It is well known that PS deficiency is related with AV abnormality [160, 165], however, the relationship between autophagy and FAD-associated PS1 mutations is not well defined. For example, Esselens et al. reported that FAD-associated PS1 mutations rescued PS1 deficiency-related TLN-positive autophagy deficit; whereas Lee et al. reported autophagy deficit in PS FAD mutations human fibroblast. Thus, it needs further investigation to clarify the contribution of FAD-associated PS1 mutations to autophagy deficit of AD.

Correlation of Cotton wool plaques (CWP) and abnormal Calcium signaling

CWP are large, non-cored and diffuse amyloid plaques, which are composed primarily of Aβ42 without surrounding neuritic dystrophy and glial activation in Alzheimer cases [167]. CWP is often associated with spastic paraparesis (SP) [168], both of which were reported in a subset of PS1 mutants like PS1M233T, PS1R278T and PS1ΔE9[169, 170]. The mechanism underlying these unique clinical and pathological phenotypes is unknown. It is well established that Ca2+ release from intracellular stores is increased in both sporadic and familial AD [171173], and thus it is proposed that the disturbed Ca2+ regulation in FAD is correlated with CWP [174, 175]. Over 20 PS1 mutations have been analyzed and though all PS1 mutations show increased Aβ42/40 ratio, their effects on calcium signaling are various. It’s very illuminating to correlate calcium dysfunction with FAD variant phenotypes, but the underlying mechanism needs further investigation.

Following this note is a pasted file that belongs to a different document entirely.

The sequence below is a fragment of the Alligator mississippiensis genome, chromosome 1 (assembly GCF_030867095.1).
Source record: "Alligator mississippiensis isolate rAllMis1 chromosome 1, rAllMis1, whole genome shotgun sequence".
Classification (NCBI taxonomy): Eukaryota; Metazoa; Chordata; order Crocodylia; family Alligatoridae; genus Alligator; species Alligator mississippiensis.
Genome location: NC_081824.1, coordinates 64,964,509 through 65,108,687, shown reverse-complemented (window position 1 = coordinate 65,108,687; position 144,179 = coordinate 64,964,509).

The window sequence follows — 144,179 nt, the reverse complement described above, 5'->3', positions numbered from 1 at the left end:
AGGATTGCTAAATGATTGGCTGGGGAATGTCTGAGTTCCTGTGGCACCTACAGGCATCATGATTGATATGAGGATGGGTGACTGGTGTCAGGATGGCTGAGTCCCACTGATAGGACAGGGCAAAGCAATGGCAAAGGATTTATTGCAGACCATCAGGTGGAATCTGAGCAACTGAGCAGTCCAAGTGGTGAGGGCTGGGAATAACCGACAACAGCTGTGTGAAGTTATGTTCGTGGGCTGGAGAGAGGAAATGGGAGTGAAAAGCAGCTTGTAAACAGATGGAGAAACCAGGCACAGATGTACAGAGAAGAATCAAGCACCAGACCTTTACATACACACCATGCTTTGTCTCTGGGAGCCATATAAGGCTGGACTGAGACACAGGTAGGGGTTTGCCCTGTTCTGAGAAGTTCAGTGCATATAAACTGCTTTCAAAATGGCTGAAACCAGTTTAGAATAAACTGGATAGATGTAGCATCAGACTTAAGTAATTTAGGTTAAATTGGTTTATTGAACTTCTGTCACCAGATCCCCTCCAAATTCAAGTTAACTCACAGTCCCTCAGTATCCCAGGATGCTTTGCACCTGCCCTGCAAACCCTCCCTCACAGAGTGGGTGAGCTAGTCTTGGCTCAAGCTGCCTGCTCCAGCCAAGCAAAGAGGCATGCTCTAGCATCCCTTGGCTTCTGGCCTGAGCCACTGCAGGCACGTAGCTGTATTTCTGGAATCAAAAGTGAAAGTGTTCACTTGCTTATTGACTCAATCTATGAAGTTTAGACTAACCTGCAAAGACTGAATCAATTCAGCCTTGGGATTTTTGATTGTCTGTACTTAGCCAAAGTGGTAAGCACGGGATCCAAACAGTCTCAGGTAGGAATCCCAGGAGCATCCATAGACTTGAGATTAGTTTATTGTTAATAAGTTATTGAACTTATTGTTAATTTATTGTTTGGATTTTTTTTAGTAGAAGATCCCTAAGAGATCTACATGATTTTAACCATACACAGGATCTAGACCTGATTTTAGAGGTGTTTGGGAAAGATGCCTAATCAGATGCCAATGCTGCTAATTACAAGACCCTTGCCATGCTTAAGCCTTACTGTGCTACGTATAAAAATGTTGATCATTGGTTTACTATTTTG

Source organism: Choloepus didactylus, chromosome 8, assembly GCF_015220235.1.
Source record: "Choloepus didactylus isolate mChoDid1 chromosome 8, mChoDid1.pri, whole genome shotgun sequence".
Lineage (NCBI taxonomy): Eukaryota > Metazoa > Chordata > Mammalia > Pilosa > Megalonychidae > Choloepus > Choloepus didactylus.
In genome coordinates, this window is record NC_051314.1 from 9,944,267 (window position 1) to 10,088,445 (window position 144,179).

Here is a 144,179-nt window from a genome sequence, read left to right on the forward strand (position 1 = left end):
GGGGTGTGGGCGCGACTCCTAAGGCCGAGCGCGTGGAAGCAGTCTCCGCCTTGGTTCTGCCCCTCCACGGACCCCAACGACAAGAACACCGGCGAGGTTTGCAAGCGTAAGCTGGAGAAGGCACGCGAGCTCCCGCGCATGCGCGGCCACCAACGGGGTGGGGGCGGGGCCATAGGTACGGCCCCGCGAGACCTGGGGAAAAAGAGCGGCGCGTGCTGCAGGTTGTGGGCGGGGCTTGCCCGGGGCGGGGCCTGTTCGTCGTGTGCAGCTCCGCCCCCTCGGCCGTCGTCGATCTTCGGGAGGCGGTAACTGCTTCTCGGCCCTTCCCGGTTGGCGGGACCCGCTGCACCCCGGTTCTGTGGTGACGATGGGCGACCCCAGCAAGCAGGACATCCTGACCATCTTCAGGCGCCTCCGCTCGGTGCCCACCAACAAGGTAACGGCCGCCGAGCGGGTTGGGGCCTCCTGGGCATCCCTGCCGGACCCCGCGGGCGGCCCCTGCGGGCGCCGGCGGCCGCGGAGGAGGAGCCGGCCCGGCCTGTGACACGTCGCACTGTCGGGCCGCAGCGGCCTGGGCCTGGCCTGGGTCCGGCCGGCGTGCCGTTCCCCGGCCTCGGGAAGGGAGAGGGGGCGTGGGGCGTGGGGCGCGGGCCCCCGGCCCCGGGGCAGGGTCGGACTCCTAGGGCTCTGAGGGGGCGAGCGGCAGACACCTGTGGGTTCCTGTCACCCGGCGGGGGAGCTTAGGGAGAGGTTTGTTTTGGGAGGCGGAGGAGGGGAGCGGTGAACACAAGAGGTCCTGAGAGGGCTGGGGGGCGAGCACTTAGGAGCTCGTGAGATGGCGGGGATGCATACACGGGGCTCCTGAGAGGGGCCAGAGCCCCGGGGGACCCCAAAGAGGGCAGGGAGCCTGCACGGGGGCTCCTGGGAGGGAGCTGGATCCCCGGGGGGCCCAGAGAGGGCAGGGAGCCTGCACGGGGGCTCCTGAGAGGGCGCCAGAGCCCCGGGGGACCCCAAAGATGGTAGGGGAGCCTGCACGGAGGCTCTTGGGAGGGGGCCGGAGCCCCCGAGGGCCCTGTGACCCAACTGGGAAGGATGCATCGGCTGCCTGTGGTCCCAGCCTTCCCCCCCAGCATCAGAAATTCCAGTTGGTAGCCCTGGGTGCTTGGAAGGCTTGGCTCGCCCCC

Presenilins and synaptic transmission

Another pathological aspect of Alzheimer’s Disease is the failure of synaptic transmission and further disturbance in the neural circuit. Many believe that independent of plaque formation, impairment of synaptic function is what accounts for AD pathogenesis [176]. It has been reported that Aβ plays an important role in maintaining efficient synaptic transmission and stabilizing the neural circuit [30, 177]. Recently presenilins stand out to be a candidate participating in the release of neurotransmitter and synaptic scaling independent of their γ-secretase function. It was reported that presenilins are essential for regulating neurotransmitter release like glutamate [178]. Presynaptic knockout of presenilins leads to inhibition of theta burst-induced long-term potentiation. Moreover, the inhibition effect is probably mediated by depletion of endoplasmic reticulum Ca2+ storage and blockade of intracellular Ca2+ release [178]. PS1 was also proposed to regulate homeostatic synaptic scaling [179]. PS1 knockout and PSM146V neurons fail to scale up synaptic strengths in response to tetrodotoxin treatment, which can be rescued by viral expression of wild type PS1. Furthermore, γ-secretase inhibitor does not influence the effect of presenilins on synaptic scaling, suggesting that this function is independent of γ-secretase in AD pathogenesis. On the other hand, synaptic activity can in turn modulate the activity of PS1 such as regulating Aβ40/42 ratio via altering PS1 conformation, thereby forming bidirectional interaction [180]. Using a Cer-PS1-Cit FRET sensor, the group discovered that spike bursts trigger PS1 conformational change through vesicle exocytosis. More importantly, the conformational change of wild type PS1 upregulates Aβ40/42 ratio, which is uniformly decreased in almost all cases of FAD mutations. Overall, mounting evidence points to a role of presenilins in synaptic transmission. However, the underlying mechanism is still not clear. The comprehensive interaction between presenilins and synaptic activity could result from presenilin’s functions independent and/or dependent of γ-secretase activity.